Close to a year after the current Netanyahu government took office, more than half of director-level government positions remain empty, a Globes investigation revealed on Thursday.
The understaffing, which has had an adverse impact of government operations, was blamed on a power struggle over government company appointments between the Government Companies Authority (GCA) headed Uri Yogev and various ministers.
As a result, such major entities as Haifa Port Co. and ASHRA (Israel Foreign Trade Risks Insurance Corporation) lack the required number of senior officials for making decisions.
“It is understandable why Yogev is resistant,” said one government source. “But you cannot force the ministers to work with him, and you surely can’t replace them. The unavoidable result is the continuing damages to the management of government companies.”
On Tuesday, Kahlon took the company heads to task, saying: “I have a lot of respect for the directors, to the method and the mechanisms of control in the companies, but I cannot abide as things are done improperly and that will be addressed. The situation is dire. If the law sets a certain number of directors, then it should be that way. But it cannot be written in the law that 15 directors serve and only 4 do.”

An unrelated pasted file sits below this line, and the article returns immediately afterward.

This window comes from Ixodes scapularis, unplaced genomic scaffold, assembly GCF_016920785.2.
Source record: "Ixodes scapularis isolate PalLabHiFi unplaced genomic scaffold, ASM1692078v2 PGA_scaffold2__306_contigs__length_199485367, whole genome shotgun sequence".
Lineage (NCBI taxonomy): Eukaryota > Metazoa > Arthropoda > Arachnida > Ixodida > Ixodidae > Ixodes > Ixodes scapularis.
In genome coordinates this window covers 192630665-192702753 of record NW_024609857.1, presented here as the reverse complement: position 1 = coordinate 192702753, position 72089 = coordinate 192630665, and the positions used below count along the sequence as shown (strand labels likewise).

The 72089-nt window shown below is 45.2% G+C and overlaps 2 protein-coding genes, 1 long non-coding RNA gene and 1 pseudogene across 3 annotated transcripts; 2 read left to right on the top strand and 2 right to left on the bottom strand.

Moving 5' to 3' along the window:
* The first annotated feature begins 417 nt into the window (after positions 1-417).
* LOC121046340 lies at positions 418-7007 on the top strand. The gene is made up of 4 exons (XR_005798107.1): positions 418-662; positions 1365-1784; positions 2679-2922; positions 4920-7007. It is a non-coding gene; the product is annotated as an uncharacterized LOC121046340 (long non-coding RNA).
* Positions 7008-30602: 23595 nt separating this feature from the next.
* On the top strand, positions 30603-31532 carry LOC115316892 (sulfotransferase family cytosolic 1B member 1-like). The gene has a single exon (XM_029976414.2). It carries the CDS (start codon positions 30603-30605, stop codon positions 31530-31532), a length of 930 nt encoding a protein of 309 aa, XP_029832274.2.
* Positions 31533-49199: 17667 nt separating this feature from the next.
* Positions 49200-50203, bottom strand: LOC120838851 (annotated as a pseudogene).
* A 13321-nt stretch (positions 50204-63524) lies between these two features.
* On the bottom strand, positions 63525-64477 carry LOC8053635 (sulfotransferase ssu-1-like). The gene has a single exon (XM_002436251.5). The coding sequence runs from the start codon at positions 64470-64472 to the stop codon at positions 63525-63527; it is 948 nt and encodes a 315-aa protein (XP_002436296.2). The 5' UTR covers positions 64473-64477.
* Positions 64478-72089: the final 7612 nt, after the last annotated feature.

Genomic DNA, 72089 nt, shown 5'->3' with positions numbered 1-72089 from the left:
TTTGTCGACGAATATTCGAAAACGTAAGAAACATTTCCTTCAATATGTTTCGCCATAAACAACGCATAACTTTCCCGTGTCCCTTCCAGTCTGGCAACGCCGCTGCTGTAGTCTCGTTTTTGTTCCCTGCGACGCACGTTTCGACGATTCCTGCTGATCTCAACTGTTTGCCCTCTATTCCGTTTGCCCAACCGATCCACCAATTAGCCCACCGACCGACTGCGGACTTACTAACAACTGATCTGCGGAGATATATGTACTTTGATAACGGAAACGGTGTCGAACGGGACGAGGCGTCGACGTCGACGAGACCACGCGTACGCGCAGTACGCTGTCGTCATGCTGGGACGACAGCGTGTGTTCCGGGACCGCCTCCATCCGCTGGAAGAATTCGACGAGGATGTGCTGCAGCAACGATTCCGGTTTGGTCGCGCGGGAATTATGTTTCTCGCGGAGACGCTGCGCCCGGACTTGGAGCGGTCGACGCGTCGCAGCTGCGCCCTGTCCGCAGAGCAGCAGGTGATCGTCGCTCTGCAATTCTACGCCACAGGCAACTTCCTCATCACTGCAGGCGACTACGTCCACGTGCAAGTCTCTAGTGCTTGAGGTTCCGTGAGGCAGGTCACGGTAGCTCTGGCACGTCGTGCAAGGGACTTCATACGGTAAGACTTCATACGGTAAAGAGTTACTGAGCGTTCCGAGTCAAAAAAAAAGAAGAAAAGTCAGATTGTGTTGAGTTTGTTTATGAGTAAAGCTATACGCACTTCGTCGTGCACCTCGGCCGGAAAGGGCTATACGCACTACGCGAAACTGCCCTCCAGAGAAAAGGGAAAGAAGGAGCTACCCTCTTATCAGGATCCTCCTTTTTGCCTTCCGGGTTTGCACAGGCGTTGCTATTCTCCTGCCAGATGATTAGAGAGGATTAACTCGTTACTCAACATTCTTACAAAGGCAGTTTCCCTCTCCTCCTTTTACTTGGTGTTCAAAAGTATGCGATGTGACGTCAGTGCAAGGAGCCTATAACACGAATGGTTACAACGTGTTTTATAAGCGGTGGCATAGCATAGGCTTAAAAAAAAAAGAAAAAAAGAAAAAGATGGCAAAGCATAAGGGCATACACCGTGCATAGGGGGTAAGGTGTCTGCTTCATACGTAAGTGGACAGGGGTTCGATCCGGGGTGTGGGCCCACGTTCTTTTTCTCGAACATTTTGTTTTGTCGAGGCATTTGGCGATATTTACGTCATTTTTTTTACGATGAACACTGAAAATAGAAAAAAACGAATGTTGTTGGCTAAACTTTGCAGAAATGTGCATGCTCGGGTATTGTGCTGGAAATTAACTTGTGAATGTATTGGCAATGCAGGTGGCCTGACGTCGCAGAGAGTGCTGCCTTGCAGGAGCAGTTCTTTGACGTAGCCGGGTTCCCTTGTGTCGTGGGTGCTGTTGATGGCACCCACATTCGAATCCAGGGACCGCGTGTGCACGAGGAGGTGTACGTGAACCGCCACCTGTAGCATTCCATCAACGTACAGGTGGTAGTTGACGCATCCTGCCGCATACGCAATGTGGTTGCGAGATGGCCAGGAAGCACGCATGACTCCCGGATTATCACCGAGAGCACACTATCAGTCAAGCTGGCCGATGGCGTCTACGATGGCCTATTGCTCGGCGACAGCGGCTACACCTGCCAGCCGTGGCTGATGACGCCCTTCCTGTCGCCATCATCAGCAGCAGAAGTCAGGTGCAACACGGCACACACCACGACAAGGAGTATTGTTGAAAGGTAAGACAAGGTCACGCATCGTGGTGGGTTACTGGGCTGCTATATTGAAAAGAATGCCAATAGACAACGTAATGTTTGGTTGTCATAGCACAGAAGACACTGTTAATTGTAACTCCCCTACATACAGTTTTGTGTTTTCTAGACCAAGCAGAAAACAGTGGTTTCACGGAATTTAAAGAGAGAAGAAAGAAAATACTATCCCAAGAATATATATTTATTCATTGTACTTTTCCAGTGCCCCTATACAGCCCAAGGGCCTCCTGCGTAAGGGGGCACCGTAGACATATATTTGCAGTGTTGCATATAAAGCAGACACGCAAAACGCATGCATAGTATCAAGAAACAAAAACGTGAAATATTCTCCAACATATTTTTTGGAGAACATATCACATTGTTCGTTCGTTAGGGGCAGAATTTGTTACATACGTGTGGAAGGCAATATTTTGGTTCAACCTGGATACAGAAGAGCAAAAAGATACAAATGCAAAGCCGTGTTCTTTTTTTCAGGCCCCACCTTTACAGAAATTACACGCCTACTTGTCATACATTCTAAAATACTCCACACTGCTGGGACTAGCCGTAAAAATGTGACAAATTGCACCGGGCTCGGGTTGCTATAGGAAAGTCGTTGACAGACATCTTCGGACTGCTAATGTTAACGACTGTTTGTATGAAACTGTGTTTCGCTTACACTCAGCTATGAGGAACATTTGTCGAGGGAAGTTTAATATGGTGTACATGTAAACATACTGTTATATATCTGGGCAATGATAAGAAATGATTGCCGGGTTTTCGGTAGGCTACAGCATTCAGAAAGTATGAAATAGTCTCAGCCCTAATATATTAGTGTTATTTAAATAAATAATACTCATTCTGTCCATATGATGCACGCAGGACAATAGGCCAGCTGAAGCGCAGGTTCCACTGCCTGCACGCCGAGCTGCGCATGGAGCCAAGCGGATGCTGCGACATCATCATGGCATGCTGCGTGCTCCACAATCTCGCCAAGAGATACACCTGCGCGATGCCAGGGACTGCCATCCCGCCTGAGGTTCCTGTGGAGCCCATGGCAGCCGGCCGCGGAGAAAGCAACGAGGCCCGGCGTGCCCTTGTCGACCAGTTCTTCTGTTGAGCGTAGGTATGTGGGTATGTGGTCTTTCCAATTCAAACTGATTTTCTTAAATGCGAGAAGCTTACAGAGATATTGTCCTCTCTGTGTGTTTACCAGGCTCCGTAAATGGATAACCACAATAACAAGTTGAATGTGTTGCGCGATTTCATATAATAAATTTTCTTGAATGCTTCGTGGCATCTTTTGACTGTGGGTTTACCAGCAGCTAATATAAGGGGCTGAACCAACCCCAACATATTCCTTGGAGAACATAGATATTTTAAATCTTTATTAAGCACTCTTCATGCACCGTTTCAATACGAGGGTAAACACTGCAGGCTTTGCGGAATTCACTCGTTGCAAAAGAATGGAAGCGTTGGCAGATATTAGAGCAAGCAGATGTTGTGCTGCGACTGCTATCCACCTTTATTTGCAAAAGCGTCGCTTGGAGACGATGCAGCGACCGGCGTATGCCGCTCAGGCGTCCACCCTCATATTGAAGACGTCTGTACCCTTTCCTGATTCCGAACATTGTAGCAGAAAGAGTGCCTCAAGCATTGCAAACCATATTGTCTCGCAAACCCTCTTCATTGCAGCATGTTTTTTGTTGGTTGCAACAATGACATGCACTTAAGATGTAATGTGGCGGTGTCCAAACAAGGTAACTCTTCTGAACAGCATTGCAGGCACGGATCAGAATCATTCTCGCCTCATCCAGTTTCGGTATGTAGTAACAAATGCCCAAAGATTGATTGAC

Kahlon said that government companies had more than 450 director positions available, and 40 were running without the legal minimum number of directors.
According to Globes, the situation has actually worsened since September, when the figures Kahlon quoted were compiled. End-of-year data showed more than 550 unstaffed positions out of 1,012 director-level positions at governmental companies and their subsidiaries.
In other words, only 40%-50% of director-level jobs were filled by the end of 2015.
According to the law, ministers may nominate candidates from outside government, as long as they are qualified. An examination of qualifications is then conducted during the approval process by a committee headed by a judge, which relies on expert opinion filed by the GCA.
The politicians blame the GCA for holding up and blocking appointments undertaken in this manner as opposed to those picked by the GCA. The GCA, on the other hand, accuses the politicians of, well, politicking.